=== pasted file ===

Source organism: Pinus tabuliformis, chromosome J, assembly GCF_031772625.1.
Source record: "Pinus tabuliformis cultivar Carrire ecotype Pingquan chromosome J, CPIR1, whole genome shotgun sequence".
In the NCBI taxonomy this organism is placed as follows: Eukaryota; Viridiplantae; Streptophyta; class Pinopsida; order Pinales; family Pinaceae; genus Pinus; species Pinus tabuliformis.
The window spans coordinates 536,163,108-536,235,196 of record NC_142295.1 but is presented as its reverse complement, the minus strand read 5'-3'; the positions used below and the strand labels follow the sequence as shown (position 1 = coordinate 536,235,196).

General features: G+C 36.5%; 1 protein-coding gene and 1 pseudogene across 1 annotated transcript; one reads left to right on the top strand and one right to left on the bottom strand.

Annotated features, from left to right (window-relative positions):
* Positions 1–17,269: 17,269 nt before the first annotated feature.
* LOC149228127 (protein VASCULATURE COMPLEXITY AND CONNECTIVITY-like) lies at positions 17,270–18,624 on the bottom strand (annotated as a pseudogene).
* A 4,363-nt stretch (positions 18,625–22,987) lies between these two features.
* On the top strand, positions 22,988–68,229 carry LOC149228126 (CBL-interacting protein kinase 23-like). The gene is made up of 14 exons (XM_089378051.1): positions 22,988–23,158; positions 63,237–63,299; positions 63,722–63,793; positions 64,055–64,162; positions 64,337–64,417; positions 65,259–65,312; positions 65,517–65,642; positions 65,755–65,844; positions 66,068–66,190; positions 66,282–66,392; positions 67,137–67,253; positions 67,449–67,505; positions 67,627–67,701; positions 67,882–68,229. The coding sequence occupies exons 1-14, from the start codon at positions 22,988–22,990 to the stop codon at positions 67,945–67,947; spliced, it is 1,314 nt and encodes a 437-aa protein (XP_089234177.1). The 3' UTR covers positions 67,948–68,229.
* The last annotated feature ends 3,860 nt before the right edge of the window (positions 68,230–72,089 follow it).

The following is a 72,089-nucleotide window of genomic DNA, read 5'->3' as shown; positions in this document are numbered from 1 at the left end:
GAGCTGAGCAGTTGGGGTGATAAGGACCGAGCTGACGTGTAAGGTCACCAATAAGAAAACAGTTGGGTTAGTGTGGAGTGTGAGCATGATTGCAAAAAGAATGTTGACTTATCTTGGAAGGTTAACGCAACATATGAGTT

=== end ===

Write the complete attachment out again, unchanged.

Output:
Source organism: Pinus tabuliformis, chromosome J, assembly GCF_031772625.1.
Source record: "Pinus tabuliformis cultivar Carrire ecotype Pingquan chromosome J, CPIR1, whole genome shotgun sequence".
In the NCBI taxonomy this organism is placed as follows: Eukaryota; Viridiplantae; Streptophyta; class Pinopsida; order Pinales; family Pinaceae; genus Pinus; species Pinus tabuliformis.
The window spans coordinates 536,163,108-536,235,196 of record NC_142295.1 but is presented as its reverse complement, the minus strand read 5'-3'; the positions used below and the strand labels follow the sequence as shown (position 1 = coordinate 536,235,196).

General features: G+C 36.5%; 1 protein-coding gene and 1 pseudogene across 1 annotated transcript; one reads left to right on the top strand and one right to left on the bottom strand.

Annotated features, from left to right (window-relative positions):
* Positions 1–17,269: 17,269 nt before the first annotated feature.
* LOC149228127 (protein VASCULATURE COMPLEXITY AND CONNECTIVITY-like) lies at positions 17,270–18,624 on the bottom strand (annotated as a pseudogene).
* A 4,363-nt stretch (positions 18,625–22,987) lies between these two features.
* On the top strand, positions 22,988–68,229 carry LOC149228126 (CBL-interacting protein kinase 23-like). The gene is made up of 14 exons (XM_089378051.1): positions 22,988–23,158; positions 63,237–63,299; positions 63,722–63,793; positions 64,055–64,162; positions 64,337–64,417; positions 65,259–65,312; positions 65,517–65,642; positions 65,755–65,844; positions 66,068–66,190; positions 66,282–66,392; positions 67,137–67,253; positions 67,449–67,505; positions 67,627–67,701; positions 67,882–68,229. The coding sequence occupies exons 1-14, from the start codon at positions 22,988–22,990 to the stop codon at positions 67,945–67,947; spliced, it is 1,314 nt and encodes a 437-aa protein (XP_089234177.1). The 3' UTR covers positions 67,948–68,229.
* The last annotated feature ends 3,860 nt before the right edge of the window (positions 68,230–72,089 follow it).

The following is a 72,089-nucleotide window of genomic DNA, read 5'->3' as shown; positions in this document are numbered from 1 at the left end:
GAGCTGAGCAGTTGGGGTGATAAGGACCGAGCTGACGTGTAAGGTCACCAATAAGAAAACAGTTGGGTTAGTGTGGAGTGTGAGCATGATTGCAAAAAGAATGTTGACTTATCTTGGAAGGTTAACGCAACATATGAGTT